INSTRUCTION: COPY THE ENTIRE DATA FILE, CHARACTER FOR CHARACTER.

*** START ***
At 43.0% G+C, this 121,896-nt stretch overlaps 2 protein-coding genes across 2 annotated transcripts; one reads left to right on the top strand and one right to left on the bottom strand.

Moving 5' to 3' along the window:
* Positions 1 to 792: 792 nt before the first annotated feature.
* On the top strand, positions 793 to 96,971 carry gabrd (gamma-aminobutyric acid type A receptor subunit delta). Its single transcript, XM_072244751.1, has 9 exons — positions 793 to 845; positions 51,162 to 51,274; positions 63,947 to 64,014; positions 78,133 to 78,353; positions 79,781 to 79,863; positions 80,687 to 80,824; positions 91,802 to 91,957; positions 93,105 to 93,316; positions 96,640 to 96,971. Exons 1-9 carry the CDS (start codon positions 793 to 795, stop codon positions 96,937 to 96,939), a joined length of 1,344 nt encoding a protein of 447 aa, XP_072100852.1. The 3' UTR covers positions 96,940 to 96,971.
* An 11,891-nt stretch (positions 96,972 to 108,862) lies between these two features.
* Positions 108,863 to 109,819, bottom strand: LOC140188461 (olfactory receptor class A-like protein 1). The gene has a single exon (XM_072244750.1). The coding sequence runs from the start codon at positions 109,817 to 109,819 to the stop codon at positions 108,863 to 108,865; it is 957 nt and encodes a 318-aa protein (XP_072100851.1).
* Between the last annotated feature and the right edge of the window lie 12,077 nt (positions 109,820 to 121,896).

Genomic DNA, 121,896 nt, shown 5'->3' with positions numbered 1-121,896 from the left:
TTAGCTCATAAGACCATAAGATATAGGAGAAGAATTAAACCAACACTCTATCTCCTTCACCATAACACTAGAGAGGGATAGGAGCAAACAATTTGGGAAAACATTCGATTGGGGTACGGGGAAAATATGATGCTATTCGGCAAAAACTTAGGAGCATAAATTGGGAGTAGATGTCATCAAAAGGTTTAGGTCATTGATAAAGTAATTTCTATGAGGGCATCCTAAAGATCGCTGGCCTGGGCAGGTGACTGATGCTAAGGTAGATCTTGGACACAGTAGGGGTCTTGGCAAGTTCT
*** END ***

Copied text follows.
At 43.0% G+C, this 121,896-nt stretch overlaps 2 protein-coding genes across 2 annotated transcripts; one reads left to right on the top strand and one right to left on the bottom strand.

Moving 5' to 3' along the window:
* Positions 1 to 792: 792 nt before the first annotated feature.
* On the top strand, positions 793 to 96,971 carry gabrd (gamma-aminobutyric acid type A receptor subunit delta). Its single transcript, XM_072244751.1, has 9 exons — positions 793 to 845; positions 51,162 to 51,274; positions 63,947 to 64,014; positions 78,133 to 78,353; positions 79,781 to 79,863; positions 80,687 to 80,824; positions 91,802 to 91,957; positions 93,105 to 93,316; positions 96,640 to 96,971. Exons 1-9 carry the CDS (start codon positions 793 to 795, stop codon positions 96,937 to 96,939), a joined length of 1,344 nt encoding a protein of 447 aa, XP_072100852.1. The 3' UTR covers positions 96,940 to 96,971.
* An 11,891-nt stretch (positions 96,972 to 108,862) lies between these two features.
* Positions 108,863 to 109,819, bottom strand: LOC140188461 (olfactory receptor class A-like protein 1). The gene has a single exon (XM_072244750.1). The coding sequence runs from the start codon at positions 109,817 to 109,819 to the stop codon at positions 108,863 to 108,865; it is 957 nt and encodes a 318-aa protein (XP_072100851.1).
* Between the last annotated feature and the right edge of the window lie 12,077 nt (positions 109,820 to 121,896).

Genomic DNA, 121,896 nt, shown 5'->3' with positions numbered 1-121,896 from the left:
TTAGCTCATAAGACCATAAGATATAGGAGAAGAATTAAACCAACACTCTATCTCCTTCACCATAACACTAGAGAGGGATAGGAGCAAACAATTTGGGAAAACATTCGATTGGGGTACGGGGAAAATATGATGCTATTCGGCAAAAACTTAGGAGCATAAATTGGGAGTAGATGTCATCAAAAGGTTTAGGTCATTGATAAAGTAATTTCTATGAGGGCATCCTAAAGATCGCTGGCCTGGGCAGGTGACTGATGCTAAGGTAGATCTTGGACACAGTAGGGGTCTTGGCAAGTTCT